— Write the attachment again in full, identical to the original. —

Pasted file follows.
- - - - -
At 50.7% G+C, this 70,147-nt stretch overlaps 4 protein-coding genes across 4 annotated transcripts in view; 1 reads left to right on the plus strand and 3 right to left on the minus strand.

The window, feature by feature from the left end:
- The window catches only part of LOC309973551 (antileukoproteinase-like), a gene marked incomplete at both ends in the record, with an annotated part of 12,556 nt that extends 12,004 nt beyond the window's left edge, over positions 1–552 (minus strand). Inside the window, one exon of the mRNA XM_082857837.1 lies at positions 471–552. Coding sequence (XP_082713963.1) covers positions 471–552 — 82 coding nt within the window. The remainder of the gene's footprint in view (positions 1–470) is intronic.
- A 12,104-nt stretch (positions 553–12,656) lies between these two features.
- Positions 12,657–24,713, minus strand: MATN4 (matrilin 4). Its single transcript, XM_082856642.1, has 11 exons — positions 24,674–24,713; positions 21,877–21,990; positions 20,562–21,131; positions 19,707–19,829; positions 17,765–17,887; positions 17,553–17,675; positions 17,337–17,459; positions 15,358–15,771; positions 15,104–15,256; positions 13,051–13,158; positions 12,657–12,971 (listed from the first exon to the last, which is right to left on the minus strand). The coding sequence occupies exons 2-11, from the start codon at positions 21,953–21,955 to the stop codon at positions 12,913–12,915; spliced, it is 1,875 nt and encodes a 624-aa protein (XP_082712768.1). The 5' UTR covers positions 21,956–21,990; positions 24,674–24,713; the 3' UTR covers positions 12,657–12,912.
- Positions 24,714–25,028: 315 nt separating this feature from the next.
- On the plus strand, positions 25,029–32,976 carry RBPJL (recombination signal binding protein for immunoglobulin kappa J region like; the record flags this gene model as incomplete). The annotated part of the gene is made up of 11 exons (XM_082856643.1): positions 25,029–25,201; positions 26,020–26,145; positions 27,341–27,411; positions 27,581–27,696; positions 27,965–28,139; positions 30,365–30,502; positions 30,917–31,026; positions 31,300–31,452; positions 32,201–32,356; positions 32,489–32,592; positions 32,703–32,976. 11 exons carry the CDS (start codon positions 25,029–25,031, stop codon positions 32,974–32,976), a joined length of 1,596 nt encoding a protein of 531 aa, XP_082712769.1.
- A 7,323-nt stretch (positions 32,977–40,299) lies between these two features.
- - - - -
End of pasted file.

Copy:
At 50.7% G+C, this 70,147-nt stretch overlaps 4 protein-coding genes across 4 annotated transcripts in view; 1 reads left to right on the plus strand and 3 right to left on the minus strand.

The window, feature by feature from the left end:
- The window catches only part of LOC309973551 (antileukoproteinase-like), a gene marked incomplete at both ends in the record, with an annotated part of 12,556 nt that extends 12,004 nt beyond the window's left edge, over positions 1–552 (minus strand). Inside the window, one exon of the mRNA XM_082857837.1 lies at positions 471–552. Coding sequence (XP_082713963.1) covers positions 471–552 — 82 coding nt within the window. The remainder of the gene's footprint in view (positions 1–470) is intronic.
- A 12,104-nt stretch (positions 553–12,656) lies between these two features.
- Positions 12,657–24,713, minus strand: MATN4 (matrilin 4). Its single transcript, XM_082856642.1, has 11 exons — positions 24,674–24,713; positions 21,877–21,990; positions 20,562–21,131; positions 19,707–19,829; positions 17,765–17,887; positions 17,553–17,675; positions 17,337–17,459; positions 15,358–15,771; positions 15,104–15,256; positions 13,051–13,158; positions 12,657–12,971 (listed from the first exon to the last, which is right to left on the minus strand). The coding sequence occupies exons 2-11, from the start codon at positions 21,953–21,955 to the stop codon at positions 12,913–12,915; spliced, it is 1,875 nt and encodes a 624-aa protein (XP_082712768.1). The 5' UTR covers positions 21,956–21,990; positions 24,674–24,713; the 3' UTR covers positions 12,657–12,912.
- Positions 24,714–25,028: 315 nt separating this feature from the next.
- On the plus strand, positions 25,029–32,976 carry RBPJL (recombination signal binding protein for immunoglobulin kappa J region like; the record flags this gene model as incomplete). The annotated part of the gene is made up of 11 exons (XM_082856643.1): positions 25,029–25,201; positions 26,020–26,145; positions 27,341–27,411; positions 27,581–27,696; positions 27,965–28,139; positions 30,365–30,502; positions 30,917–31,026; positions 31,300–31,452; positions 32,201–32,356; positions 32,489–32,592; positions 32,703–32,976. 11 exons carry the CDS (start codon positions 25,029–25,031, stop codon positions 32,974–32,976), a joined length of 1,596 nt encoding a protein of 531 aa, XP_082712769.1.
- A 7,323-nt stretch (positions 32,977–40,299) lies between these two features.